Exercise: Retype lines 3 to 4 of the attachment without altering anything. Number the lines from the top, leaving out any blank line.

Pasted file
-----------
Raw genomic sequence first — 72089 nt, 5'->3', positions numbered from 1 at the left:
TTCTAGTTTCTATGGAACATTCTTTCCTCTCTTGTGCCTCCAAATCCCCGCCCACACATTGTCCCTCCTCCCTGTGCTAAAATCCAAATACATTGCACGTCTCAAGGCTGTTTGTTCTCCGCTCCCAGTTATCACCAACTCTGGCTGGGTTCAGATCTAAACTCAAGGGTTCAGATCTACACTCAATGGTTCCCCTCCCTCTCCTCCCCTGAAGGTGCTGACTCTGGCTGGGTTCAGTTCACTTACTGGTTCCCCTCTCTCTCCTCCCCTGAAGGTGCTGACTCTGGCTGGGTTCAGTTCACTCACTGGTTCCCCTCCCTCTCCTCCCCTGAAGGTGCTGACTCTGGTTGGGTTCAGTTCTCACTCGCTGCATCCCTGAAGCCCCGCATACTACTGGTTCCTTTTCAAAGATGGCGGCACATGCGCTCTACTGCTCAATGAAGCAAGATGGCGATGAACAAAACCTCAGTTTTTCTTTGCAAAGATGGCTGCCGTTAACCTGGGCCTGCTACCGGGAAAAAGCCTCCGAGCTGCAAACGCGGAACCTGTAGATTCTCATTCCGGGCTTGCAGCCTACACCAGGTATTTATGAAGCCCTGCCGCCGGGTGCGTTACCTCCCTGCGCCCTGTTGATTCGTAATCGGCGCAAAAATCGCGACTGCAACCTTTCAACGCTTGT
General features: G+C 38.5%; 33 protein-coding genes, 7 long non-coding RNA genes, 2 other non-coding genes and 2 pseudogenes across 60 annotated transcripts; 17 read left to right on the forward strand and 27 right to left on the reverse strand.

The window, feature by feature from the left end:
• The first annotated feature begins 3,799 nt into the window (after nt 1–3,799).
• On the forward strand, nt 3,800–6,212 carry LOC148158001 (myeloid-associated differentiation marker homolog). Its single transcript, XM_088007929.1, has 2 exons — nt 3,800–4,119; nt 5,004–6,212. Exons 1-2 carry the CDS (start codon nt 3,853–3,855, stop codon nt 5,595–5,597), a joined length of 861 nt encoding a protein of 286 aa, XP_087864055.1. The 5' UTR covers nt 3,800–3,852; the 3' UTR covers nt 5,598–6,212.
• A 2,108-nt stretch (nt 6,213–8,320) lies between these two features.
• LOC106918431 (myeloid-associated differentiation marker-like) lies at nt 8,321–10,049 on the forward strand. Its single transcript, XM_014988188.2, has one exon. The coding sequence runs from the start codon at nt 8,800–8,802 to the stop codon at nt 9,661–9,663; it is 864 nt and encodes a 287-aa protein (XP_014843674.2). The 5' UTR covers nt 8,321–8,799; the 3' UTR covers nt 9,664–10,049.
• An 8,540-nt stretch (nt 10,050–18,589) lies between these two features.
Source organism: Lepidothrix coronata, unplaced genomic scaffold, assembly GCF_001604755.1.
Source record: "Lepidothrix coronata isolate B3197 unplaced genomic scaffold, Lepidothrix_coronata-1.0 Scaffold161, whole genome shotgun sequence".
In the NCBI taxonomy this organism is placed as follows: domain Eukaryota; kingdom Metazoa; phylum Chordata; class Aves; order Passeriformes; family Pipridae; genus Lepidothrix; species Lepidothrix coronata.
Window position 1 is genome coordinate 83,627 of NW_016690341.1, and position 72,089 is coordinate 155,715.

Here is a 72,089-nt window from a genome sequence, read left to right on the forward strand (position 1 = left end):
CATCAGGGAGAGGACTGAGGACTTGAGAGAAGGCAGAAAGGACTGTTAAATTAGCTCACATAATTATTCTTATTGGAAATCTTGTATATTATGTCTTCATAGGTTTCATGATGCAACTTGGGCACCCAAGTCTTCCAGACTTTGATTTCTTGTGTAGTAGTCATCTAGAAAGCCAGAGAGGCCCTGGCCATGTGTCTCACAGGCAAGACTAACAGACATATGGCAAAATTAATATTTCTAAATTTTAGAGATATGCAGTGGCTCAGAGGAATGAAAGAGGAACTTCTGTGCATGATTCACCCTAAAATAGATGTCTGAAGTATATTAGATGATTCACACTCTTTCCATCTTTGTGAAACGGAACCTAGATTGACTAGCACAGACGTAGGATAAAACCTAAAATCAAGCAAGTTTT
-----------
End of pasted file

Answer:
General features: G+C 38.5%; 33 protein-coding genes, 7 long non-coding RNA genes, 2 other non-coding genes and 2 pseudogenes across 60 annotated transcripts; 17 read left to right on the forward strand and 27 right to left on the reverse strand.

The window, feature by feature from the left end: